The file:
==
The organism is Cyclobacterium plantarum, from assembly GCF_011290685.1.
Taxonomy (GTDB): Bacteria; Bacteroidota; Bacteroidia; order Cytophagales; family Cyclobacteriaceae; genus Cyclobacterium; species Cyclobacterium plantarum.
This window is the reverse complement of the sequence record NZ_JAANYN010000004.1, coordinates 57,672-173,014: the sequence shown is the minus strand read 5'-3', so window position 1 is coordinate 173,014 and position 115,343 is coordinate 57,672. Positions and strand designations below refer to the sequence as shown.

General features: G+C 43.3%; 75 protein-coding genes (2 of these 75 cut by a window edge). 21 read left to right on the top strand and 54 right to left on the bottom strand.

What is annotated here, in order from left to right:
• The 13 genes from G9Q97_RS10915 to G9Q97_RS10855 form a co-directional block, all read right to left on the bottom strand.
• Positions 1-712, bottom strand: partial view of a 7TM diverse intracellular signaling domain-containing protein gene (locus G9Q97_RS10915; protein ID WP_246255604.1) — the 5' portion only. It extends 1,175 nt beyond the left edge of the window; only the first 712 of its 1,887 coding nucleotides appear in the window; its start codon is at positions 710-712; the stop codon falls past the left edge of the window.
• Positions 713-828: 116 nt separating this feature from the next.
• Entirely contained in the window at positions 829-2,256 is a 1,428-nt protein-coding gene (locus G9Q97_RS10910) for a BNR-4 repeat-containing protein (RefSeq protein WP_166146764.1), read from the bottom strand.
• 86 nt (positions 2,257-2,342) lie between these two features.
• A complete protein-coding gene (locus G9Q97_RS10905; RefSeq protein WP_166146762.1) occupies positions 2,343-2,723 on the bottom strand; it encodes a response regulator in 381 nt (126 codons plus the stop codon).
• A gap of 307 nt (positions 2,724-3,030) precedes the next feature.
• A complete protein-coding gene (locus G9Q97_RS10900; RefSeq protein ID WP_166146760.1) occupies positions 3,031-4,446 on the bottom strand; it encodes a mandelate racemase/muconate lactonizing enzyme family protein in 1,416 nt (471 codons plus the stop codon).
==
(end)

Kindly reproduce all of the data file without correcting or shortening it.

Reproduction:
The organism is Cyclobacterium plantarum, from assembly GCF_011290685.1.
Taxonomy (GTDB): Bacteria; Bacteroidota; Bacteroidia; order Cytophagales; family Cyclobacteriaceae; genus Cyclobacterium; species Cyclobacterium plantarum.
This window is the reverse complement of the sequence record NZ_JAANYN010000004.1, coordinates 57,672-173,014: the sequence shown is the minus strand read 5'-3', so window position 1 is coordinate 173,014 and position 115,343 is coordinate 57,672. Positions and strand designations below refer to the sequence as shown.

General features: G+C 43.3%; 75 protein-coding genes (2 of these 75 cut by a window edge). 21 read left to right on the top strand and 54 right to left on the bottom strand.

What is annotated here, in order from left to right:
• The 13 genes from G9Q97_RS10915 to G9Q97_RS10855 form a co-directional block, all read right to left on the bottom strand.
• Positions 1-712, bottom strand: partial view of a 7TM diverse intracellular signaling domain-containing protein gene (locus G9Q97_RS10915; protein ID WP_246255604.1) — the 5' portion only. It extends 1,175 nt beyond the left edge of the window; only the first 712 of its 1,887 coding nucleotides appear in the window; its start codon is at positions 710-712; the stop codon falls past the left edge of the window.
• Positions 713-828: 116 nt separating this feature from the next.
• Entirely contained in the window at positions 829-2,256 is a 1,428-nt protein-coding gene (locus G9Q97_RS10910) for a BNR-4 repeat-containing protein (RefSeq protein WP_166146764.1), read from the bottom strand.
• 86 nt (positions 2,257-2,342) lie between these two features.
• A complete protein-coding gene (locus G9Q97_RS10905; RefSeq protein WP_166146762.1) occupies positions 2,343-2,723 on the bottom strand; it encodes a response regulator in 381 nt (126 codons plus the stop codon).
• A gap of 307 nt (positions 2,724-3,030) precedes the next feature.
• A complete protein-coding gene (locus G9Q97_RS10900; RefSeq protein ID WP_166146760.1) occupies positions 3,031-4,446 on the bottom strand; it encodes a mandelate racemase/muconate lactonizing enzyme family protein in 1,416 nt (471 codons plus the stop codon).